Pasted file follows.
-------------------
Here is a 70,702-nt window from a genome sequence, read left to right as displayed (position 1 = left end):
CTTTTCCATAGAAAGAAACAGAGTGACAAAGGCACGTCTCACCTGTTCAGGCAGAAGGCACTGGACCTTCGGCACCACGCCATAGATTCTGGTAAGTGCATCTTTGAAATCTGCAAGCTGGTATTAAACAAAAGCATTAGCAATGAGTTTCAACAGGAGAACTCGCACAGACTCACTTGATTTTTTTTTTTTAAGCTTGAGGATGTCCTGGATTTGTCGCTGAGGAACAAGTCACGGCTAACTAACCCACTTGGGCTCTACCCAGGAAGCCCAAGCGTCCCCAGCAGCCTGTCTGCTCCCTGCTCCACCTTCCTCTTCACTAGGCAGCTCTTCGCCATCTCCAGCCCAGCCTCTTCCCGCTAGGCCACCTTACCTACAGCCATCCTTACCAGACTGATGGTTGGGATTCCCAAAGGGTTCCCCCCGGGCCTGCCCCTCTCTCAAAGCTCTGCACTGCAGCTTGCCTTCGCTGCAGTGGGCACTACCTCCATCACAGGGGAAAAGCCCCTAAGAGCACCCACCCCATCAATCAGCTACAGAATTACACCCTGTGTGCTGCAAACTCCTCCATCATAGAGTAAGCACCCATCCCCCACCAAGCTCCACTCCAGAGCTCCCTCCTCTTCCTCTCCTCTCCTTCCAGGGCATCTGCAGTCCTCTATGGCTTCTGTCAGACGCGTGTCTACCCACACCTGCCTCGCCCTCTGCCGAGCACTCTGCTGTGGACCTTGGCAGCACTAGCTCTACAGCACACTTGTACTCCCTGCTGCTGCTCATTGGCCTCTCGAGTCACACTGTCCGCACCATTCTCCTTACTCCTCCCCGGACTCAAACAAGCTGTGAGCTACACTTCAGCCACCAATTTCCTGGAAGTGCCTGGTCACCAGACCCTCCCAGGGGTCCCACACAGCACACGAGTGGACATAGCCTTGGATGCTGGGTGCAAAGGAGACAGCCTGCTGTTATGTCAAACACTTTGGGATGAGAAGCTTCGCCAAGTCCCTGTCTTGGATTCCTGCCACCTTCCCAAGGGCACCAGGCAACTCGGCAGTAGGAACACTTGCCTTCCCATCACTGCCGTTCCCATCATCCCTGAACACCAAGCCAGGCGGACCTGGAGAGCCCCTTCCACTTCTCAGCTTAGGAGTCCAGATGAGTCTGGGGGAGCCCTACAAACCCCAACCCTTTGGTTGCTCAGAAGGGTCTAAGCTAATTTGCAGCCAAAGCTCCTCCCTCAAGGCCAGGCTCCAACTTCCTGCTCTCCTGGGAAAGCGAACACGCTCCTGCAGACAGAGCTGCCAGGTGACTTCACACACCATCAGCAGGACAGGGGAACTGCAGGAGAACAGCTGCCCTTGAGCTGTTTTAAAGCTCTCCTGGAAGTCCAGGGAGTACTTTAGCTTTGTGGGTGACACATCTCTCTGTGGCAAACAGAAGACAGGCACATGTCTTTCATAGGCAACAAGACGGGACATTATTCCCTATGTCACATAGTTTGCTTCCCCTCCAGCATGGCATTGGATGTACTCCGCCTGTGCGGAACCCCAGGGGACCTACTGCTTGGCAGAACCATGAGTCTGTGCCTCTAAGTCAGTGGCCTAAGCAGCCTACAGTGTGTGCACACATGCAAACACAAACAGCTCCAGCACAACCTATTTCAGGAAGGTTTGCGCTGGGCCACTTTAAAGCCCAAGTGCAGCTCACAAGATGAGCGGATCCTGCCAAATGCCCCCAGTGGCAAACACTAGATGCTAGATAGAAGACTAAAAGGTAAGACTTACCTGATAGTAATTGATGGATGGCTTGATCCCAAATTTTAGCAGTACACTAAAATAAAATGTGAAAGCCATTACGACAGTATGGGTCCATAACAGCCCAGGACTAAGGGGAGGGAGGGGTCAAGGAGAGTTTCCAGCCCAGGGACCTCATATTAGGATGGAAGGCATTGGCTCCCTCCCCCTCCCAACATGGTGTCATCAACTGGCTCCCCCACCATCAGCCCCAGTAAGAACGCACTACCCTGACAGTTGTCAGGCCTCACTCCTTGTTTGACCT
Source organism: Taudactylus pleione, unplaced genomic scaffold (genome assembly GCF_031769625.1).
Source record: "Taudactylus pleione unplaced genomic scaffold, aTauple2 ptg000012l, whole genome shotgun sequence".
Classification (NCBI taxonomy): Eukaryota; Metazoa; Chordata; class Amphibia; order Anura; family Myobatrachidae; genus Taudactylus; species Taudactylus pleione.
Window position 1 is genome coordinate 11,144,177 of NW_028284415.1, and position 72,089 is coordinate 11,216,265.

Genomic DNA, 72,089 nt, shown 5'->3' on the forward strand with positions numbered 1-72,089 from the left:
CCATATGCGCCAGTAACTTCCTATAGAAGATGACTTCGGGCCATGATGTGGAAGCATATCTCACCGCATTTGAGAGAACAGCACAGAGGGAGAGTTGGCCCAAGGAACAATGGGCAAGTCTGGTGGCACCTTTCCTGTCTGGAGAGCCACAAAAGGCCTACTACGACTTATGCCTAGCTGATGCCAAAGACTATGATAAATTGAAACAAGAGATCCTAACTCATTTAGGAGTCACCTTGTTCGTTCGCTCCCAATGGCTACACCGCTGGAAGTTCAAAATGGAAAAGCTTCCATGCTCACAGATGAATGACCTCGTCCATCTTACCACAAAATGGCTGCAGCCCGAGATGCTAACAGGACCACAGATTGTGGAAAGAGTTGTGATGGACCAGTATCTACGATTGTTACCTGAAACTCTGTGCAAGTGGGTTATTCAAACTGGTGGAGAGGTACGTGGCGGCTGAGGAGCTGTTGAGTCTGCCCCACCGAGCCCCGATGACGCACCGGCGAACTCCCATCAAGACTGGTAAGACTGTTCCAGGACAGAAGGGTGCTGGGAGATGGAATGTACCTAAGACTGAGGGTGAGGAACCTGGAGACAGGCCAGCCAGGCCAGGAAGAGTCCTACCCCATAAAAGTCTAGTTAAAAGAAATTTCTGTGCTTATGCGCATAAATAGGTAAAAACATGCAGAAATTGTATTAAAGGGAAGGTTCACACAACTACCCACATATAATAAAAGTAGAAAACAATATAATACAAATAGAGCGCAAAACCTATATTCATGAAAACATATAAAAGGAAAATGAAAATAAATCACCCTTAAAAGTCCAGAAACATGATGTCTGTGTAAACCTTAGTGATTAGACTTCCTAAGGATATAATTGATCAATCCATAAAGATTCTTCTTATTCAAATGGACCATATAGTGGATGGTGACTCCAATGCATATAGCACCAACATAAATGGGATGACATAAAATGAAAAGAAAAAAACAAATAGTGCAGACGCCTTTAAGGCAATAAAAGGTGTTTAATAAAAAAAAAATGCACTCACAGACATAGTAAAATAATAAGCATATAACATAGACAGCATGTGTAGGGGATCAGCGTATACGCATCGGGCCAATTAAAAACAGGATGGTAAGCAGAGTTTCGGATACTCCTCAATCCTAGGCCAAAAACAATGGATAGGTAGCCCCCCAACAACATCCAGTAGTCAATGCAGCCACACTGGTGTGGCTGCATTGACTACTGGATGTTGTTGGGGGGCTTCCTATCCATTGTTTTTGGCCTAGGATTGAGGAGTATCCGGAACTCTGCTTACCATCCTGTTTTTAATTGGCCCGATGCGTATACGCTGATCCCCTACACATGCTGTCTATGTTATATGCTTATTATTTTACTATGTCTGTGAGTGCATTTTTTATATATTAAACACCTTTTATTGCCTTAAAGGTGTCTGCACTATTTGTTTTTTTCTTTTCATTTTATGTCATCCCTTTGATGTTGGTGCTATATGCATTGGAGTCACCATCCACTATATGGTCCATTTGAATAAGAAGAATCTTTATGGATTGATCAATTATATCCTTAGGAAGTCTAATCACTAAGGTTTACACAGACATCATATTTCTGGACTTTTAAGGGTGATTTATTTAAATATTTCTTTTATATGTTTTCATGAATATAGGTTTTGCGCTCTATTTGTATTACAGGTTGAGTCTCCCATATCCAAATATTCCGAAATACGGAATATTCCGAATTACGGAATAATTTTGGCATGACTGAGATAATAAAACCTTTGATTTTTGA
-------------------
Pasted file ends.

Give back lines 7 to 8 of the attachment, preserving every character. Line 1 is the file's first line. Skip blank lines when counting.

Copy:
Genomic DNA, 72,089 nt, shown 5'->3' on the forward strand with positions numbered 1-72,089 from the left:
CCATATGCGCCAGTAACTTCCTATAGAAGATGACTTCGGGCCATGATGTGGAAGCATATCTCACCGCATTTGAGAGAACAGCACAGAGGGAGAGTTGGCCCAAGGAACAATGGGCAAGTCTGGTGGCACCTTTCCTGTCTGGAGAGCCACAAAAGGCCTACTACGACTTATGCCTAGCTGATGCCAAAGACTATGATAAATTGAAACAAGAGATCCTAACTCATTTAGGAGTCACCTTGTTCGTTCGCTCCCAATGGCTACACCGCTGGAAGTTCAAAATGGAAAAGCTTCCATGCTCACAGATGAATGACCTCGTCCATCTTACCACAAAATGGCTGCAGCCCGAGATGCTAACAGGACCACAGATTGTGGAAAGAGTTGTGATGGACCAGTATCTACGATTGTTACCTGAAACTCTGTGCAAGTGGGTTATTCAAACTGGTGGAGAGGTACGTGGCGGCTGAGGAGCTGTTGAGTCTGCCCCACCGAGCCCCGATGACGCACCGGCGAACTCCCATCAAGACTGGTAAGACTGTTCCAGGACAGAAGGGTGCTGGGAGATGGAATGTACCTAAGACTGAGGGTGAGGAACCTGGAGACAGGCCAGCCAGGCCAGGAAGAGTCCTACCCCATAAAAGTCTAGTTAAAAGAAATTTCTGTGCTTATGCGCATAAATAGGTAAAAACATGCAGAAATTGTATTAAAGGGAAGGTTCACACAACTACCCACATATAATAAAAGTAGAAAACAATATAATACAAATAGAGCGCAAAACCTATATTCATGAAAACATATAAAAGGAAAATGAAAATAAATCACCCTTAAAAGTCCAGAAACATGATGTCTGTGTAAACCTTAGTGATTAGACTTCCTAAGGATATAATTGATCAATCCATAAAGATTCTTCTTATTCAAATGGACCATATAGTGGATGGTGACTCCAATGCATATAGCACCAACATAAATGGGATGACATAAAATGAAAAGAAAAAAACAAATAGTGCAGACGCCTTTAAGGCAATAAAAGGTGTTTAATAAAAAAAAAATGCACTCACAGACATAGTAAAATAATAAGCATATAACATAGACAGCATGTGTAGGGGATCAGCGTATACGCATCGGGCCAATTAAAAACAGGATGGTAAGCAGAGTTTCGGATACTCCTCAATCCTAGGCCAAAAACAATGGATAGGTAGCCCCCCAACAACATCCAGTAGTCAATGCAGCCACACTGGTGTGGCTGCATTGACTACTGGATGTTGTTGGGGGGCTTCCTATCCATTGTTTTTGGCCTAGGATTGAGGAGTATCCGGAACTCTGCTTACCATCCTGTTTTTAATTGGCCCGATGCGTATACGCTGATCCCCTACACATGCTGTCTATGTTATATGCTTATTATTTTACTATGTCTGTGAGTGCATTTTTTATATATTAAACACCTTTTATTGCCTTAAAGGTGTCTGCACTATTTGTTTTTTTCTTTTCATTTTATGTCATCCCTTTGATGTTGGTGCTATATGCATTGGAGTCACCATCCACTATATGGTCCATTTGAATAAGAAGAATCTTTATGGATTGATCAATTATATCCTTAGGAAGTCTAATCACTAAGGTTTACACAGACATCATATTTCTGGACTTTTAAGGGTGATTTATTTAAATATTTCTTTTATATGTTTTCATGAATATAGGTTTTGCGCTCTATTTGTATTACAGGTTGAGTCTCCCATATCCAAATATTCCGAAATACGGAATATTCCGAATTACGGAATAATTTTGGCATGACTGAGATAATAAAACCTTTGATTTTTGA